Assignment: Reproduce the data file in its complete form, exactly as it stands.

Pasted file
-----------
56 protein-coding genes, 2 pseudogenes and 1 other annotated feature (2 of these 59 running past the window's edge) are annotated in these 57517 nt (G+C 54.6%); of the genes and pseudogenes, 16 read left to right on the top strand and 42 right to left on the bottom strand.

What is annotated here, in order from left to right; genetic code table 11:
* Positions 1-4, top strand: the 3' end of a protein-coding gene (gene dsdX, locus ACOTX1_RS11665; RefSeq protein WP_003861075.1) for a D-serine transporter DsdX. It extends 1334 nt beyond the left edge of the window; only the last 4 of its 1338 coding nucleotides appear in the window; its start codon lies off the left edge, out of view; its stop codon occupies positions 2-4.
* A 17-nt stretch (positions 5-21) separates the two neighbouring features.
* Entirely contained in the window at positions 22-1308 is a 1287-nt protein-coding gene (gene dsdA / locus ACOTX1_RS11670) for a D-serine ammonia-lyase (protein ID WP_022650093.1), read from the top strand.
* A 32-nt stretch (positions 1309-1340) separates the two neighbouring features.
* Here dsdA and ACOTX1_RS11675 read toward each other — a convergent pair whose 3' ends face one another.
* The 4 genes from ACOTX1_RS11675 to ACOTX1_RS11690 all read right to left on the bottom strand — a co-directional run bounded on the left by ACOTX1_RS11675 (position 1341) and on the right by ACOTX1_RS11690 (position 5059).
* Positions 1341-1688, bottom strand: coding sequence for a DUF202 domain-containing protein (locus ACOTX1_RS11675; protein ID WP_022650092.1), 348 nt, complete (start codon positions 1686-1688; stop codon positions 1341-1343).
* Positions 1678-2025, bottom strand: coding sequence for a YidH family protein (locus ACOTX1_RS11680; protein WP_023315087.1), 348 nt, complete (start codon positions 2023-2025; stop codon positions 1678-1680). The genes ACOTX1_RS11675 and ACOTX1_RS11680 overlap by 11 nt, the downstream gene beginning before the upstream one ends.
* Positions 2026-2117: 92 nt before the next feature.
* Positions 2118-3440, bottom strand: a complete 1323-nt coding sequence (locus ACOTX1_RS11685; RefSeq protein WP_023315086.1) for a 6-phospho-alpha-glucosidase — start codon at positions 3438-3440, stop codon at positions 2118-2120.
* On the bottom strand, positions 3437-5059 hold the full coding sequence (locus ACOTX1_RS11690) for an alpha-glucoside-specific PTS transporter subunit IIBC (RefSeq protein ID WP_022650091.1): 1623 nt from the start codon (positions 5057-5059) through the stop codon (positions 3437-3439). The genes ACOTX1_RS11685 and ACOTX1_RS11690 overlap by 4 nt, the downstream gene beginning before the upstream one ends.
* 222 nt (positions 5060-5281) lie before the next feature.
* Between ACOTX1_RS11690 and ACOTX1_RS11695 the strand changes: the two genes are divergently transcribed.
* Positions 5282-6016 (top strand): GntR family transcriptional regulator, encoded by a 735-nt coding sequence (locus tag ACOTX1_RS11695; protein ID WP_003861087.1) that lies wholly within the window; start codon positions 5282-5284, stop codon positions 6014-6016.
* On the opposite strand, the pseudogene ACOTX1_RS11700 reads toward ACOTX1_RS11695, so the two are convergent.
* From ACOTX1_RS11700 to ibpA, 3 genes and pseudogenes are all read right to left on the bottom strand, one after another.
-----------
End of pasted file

56 protein-coding genes, 2 pseudogenes and 1 other annotated feature (2 of these 59 running past the window's edge) are annotated in these 57517 nt (G+C 54.6%); of the genes and pseudogenes, 16 read left to right on the top strand and 42 right to left on the bottom strand.

What is annotated here, in order from left to right; genetic code table 11:
* Positions 1-4, top strand: the 3' end of a protein-coding gene (gene dsdX, locus ACOTX1_RS11665; RefSeq protein WP_003861075.1) for a D-serine transporter DsdX. It extends 1334 nt beyond the left edge of the window; only the last 4 of its 1338 coding nucleotides appear in the window; its start codon lies off the left edge, out of view; its stop codon occupies positions 2-4.
* A 17-nt stretch (positions 5-21) separates the two neighbouring features.
* Entirely contained in the window at positions 22-1308 is a 1287-nt protein-coding gene (gene dsdA / locus ACOTX1_RS11670) for a D-serine ammonia-lyase (protein ID WP_022650093.1), read from the top strand.
* A 32-nt stretch (positions 1309-1340) separates the two neighbouring features.
* Here dsdA and ACOTX1_RS11675 read toward each other — a convergent pair whose 3' ends face one another.
* The 4 genes from ACOTX1_RS11675 to ACOTX1_RS11690 all read right to left on the bottom strand — a co-directional run bounded on the left by ACOTX1_RS11675 (position 1341) and on the right by ACOTX1_RS11690 (position 5059).
* Positions 1341-1688, bottom strand: coding sequence for a DUF202 domain-containing protein (locus ACOTX1_RS11675; protein ID WP_022650092.1), 348 nt, complete (start codon positions 1686-1688; stop codon positions 1341-1343).
* Positions 1678-2025, bottom strand: coding sequence for a YidH family protein (locus ACOTX1_RS11680; protein WP_023315087.1), 348 nt, complete (start codon positions 2023-2025; stop codon positions 1678-1680). The genes ACOTX1_RS11675 and ACOTX1_RS11680 overlap by 11 nt, the downstream gene beginning before the upstream one ends.
* Positions 2026-2117: 92 nt before the next feature.
* Positions 2118-3440, bottom strand: a complete 1323-nt coding sequence (locus ACOTX1_RS11685; RefSeq protein WP_023315086.1) for a 6-phospho-alpha-glucosidase — start codon at positions 3438-3440, stop codon at positions 2118-2120.
* On the bottom strand, positions 3437-5059 hold the full coding sequence (locus ACOTX1_RS11690) for an alpha-glucoside-specific PTS transporter subunit IIBC (RefSeq protein ID WP_022650091.1): 1623 nt from the start codon (positions 5057-5059) through the stop codon (positions 3437-3439). The genes ACOTX1_RS11685 and ACOTX1_RS11690 overlap by 4 nt, the downstream gene beginning before the upstream one ends.
* 222 nt (positions 5060-5281) lie before the next feature.
* Between ACOTX1_RS11690 and ACOTX1_RS11695 the strand changes: the two genes are divergently transcribed.
* Positions 5282-6016 (top strand): GntR family transcriptional regulator, encoded by a 735-nt coding sequence (locus tag ACOTX1_RS11695; protein ID WP_003861087.1) that lies wholly within the window; start codon positions 5282-5284, stop codon positions 6014-6016.
* On the opposite strand, the pseudogene ACOTX1_RS11700 reads toward ACOTX1_RS11695, so the two are convergent.
* From ACOTX1_RS11700 to ibpA, 3 genes and pseudogenes are all read right to left on the bottom strand, one after another.